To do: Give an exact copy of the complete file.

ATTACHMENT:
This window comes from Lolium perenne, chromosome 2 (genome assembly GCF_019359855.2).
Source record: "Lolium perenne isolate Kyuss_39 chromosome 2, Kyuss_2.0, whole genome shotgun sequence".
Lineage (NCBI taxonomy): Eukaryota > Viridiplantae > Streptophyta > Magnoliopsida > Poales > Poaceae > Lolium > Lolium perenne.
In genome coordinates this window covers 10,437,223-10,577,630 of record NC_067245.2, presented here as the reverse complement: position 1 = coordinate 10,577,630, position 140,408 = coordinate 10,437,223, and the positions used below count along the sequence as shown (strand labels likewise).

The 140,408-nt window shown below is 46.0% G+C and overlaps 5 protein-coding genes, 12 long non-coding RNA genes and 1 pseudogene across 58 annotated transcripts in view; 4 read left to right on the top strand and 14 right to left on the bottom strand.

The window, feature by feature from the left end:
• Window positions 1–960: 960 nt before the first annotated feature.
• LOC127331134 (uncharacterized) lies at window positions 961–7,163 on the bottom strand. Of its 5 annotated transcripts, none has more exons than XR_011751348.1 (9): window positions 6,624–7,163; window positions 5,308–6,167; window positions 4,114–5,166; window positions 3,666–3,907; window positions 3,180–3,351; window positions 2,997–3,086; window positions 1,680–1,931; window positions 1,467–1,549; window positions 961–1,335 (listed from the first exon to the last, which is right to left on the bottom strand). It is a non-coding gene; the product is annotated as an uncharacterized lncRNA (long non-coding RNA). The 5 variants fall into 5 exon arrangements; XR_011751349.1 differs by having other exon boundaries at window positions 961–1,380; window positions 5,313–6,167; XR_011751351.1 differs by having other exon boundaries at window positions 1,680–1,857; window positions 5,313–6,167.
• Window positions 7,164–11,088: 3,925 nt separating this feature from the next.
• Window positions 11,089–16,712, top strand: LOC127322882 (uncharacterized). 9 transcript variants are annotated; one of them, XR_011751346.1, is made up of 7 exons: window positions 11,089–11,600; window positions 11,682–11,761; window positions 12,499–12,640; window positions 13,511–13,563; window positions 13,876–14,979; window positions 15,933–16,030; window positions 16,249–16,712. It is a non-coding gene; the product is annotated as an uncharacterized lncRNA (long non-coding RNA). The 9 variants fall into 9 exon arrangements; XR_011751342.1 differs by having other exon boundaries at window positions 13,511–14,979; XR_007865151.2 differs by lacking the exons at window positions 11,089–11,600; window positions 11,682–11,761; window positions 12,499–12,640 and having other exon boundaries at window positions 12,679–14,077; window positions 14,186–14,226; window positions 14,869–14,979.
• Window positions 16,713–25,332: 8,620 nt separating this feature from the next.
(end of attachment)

This window comes from Lolium perenne, chromosome 2 (genome assembly GCF_019359855.2).
Source record: "Lolium perenne isolate Kyuss_39 chromosome 2, Kyuss_2.0, whole genome shotgun sequence".
Lineage (NCBI taxonomy): Eukaryota > Viridiplantae > Streptophyta > Magnoliopsida > Poales > Poaceae > Lolium > Lolium perenne.
In genome coordinates this window covers 10,437,223-10,577,630 of record NC_067245.2, presented here as the reverse complement: position 1 = coordinate 10,577,630, position 140,408 = coordinate 10,437,223, and the positions used below count along the sequence as shown (strand labels likewise).

The 140,408-nt window shown below is 46.0% G+C and overlaps 5 protein-coding genes, 12 long non-coding RNA genes and 1 pseudogene across 58 annotated transcripts in view; 4 read left to right on the top strand and 14 right to left on the bottom strand.

The window, feature by feature from the left end:
• Window positions 1–960: 960 nt before the first annotated feature.
• LOC127331134 (uncharacterized) lies at window positions 961–7,163 on the bottom strand. Of its 5 annotated transcripts, none has more exons than XR_011751348.1 (9): window positions 6,624–7,163; window positions 5,308–6,167; window positions 4,114–5,166; window positions 3,666–3,907; window positions 3,180–3,351; window positions 2,997–3,086; window positions 1,680–1,931; window positions 1,467–1,549; window positions 961–1,335 (listed from the first exon to the last, which is right to left on the bottom strand). It is a non-coding gene; the product is annotated as an uncharacterized lncRNA (long non-coding RNA). The 5 variants fall into 5 exon arrangements; XR_011751349.1 differs by having other exon boundaries at window positions 961–1,380; window positions 5,313–6,167; XR_011751351.1 differs by having other exon boundaries at window positions 1,680–1,857; window positions 5,313–6,167.
• Window positions 7,164–11,088: 3,925 nt separating this feature from the next.
• Window positions 11,089–16,712, top strand: LOC127322882 (uncharacterized). 9 transcript variants are annotated; one of them, XR_011751346.1, is made up of 7 exons: window positions 11,089–11,600; window positions 11,682–11,761; window positions 12,499–12,640; window positions 13,511–13,563; window positions 13,876–14,979; window positions 15,933–16,030; window positions 16,249–16,712. It is a non-coding gene; the product is annotated as an uncharacterized lncRNA (long non-coding RNA). The 9 variants fall into 9 exon arrangements; XR_011751342.1 differs by having other exon boundaries at window positions 13,511–14,979; XR_007865151.2 differs by lacking the exons at window positions 11,089–11,600; window positions 11,682–11,761; window positions 12,499–12,640 and having other exon boundaries at window positions 12,679–14,077; window positions 14,186–14,226; window positions 14,869–14,979.
• Window positions 16,713–25,332: 8,620 nt separating this feature from the next.